In 1991, NNPS-TV started broadcasting high school football games (tape-delayed) using the production van and a mix of adult and student crew members. In late 1992, current Telecom Supervisor Ray Price started as Instructor and Assistant Supervisor of Telecom.

Later, the team went live with football.

"We did our first live football game in 1995, between Hampton and Ferguson," said Greg Bicouvaris, who has done TV sports broadcasting with NNPS-TV since 1991. "We broadcast the State Championship live in 2000 in Richmond, between Dinwiddie and Heritage," he added.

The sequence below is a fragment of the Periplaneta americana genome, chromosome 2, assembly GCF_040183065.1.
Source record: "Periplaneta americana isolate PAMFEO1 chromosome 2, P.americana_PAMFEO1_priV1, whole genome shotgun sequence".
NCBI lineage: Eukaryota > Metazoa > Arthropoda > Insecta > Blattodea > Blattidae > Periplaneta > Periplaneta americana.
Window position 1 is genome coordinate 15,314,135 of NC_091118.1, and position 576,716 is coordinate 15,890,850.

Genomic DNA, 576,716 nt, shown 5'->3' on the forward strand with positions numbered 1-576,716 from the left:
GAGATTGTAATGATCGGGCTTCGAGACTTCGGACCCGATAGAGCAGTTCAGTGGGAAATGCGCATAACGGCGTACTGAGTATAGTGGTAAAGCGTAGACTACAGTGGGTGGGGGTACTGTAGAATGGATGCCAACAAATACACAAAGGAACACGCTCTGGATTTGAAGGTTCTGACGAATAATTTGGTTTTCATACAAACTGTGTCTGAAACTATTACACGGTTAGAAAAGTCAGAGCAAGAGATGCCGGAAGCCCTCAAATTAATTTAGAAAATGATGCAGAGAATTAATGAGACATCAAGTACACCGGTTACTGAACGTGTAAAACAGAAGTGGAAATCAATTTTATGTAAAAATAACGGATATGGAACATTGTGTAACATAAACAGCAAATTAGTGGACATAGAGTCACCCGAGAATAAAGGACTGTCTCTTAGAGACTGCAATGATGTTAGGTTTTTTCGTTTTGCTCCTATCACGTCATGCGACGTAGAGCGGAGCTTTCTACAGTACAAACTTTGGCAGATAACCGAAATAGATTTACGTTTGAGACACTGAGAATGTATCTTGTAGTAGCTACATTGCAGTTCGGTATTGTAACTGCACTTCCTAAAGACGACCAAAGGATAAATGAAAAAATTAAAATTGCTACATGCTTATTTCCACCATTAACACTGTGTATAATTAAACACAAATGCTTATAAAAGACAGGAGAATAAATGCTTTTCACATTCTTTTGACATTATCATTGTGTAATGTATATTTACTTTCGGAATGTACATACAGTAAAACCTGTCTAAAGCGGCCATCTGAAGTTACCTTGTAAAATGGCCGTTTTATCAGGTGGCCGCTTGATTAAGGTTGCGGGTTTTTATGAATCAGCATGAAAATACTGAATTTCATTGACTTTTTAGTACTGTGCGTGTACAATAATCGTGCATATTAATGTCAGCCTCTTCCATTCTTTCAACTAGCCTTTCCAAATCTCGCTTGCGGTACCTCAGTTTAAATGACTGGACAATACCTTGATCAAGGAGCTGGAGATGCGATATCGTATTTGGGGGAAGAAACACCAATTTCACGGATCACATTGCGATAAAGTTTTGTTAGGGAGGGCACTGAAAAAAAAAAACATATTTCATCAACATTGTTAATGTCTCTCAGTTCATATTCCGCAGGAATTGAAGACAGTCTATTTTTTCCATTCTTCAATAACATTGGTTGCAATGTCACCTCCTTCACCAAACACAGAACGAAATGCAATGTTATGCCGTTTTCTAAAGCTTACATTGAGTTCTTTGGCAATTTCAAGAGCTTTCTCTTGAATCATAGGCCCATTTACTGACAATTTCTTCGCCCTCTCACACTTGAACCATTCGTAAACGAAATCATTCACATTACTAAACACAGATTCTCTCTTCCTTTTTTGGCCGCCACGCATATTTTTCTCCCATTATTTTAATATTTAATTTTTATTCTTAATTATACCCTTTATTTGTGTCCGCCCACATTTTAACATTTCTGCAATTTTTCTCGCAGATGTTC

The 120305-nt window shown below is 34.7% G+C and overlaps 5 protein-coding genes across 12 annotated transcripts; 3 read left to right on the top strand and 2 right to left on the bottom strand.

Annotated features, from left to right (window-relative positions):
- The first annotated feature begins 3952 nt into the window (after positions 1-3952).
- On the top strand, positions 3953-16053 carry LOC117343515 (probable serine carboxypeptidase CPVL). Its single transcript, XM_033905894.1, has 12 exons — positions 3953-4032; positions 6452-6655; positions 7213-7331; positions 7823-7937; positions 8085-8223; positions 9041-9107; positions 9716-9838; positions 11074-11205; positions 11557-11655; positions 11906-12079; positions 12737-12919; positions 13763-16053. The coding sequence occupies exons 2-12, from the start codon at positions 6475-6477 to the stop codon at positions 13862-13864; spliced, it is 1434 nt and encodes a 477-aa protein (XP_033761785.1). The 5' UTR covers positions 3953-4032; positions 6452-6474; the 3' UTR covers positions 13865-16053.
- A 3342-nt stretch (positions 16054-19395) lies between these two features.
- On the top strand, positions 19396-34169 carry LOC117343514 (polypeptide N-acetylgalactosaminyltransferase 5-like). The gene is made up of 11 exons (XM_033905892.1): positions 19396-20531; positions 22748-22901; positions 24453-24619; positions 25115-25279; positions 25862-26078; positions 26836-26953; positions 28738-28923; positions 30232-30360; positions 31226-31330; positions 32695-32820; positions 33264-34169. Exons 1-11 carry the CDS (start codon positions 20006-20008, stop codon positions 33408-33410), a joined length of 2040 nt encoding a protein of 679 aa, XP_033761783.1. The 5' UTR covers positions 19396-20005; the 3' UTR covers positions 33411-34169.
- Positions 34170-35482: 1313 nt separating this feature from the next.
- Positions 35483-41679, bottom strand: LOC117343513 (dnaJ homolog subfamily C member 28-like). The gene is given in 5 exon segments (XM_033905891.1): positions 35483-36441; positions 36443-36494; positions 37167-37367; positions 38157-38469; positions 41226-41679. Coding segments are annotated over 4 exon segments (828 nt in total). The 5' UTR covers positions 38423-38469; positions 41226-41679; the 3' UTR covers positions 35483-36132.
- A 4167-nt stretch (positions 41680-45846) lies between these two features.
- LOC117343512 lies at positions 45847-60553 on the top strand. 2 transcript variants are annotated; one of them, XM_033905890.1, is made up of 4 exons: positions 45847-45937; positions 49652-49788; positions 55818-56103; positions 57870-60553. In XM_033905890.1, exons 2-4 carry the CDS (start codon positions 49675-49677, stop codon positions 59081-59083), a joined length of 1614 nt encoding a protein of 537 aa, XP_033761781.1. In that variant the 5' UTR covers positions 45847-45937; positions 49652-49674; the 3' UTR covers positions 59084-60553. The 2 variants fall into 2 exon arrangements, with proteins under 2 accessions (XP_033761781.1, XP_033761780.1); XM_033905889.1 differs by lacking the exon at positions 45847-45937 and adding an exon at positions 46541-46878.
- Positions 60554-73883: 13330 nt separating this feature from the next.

Over the years, the NNPS-TV sports crew, led by Price and Bicouvaris, has produced 12 different high school sports for television: football, basketball, baseball, softball, soccer, wrestling, tennis, track & field, swimming, gymnastics, volleyball and lacrosse.

Nowadays, besides sports, NNPS-TV programming includes school-related news shows produced in-house by a team of videographers/producers, School Board meetings (broadcast live and also replayed), a community bulletin board that advertises school and community events and reminders, student productions like PSAs and news magazine shows, and educational series purchased from media vendors covering a huge range of subject matter.

Although the radio program was discontinued after five years, Telecom TV students continue to learn video production and create their own shows. They are instructed in modern techniques using up-to-date equipment, and are advanced in their skills when they apply for college or jobs in the industry.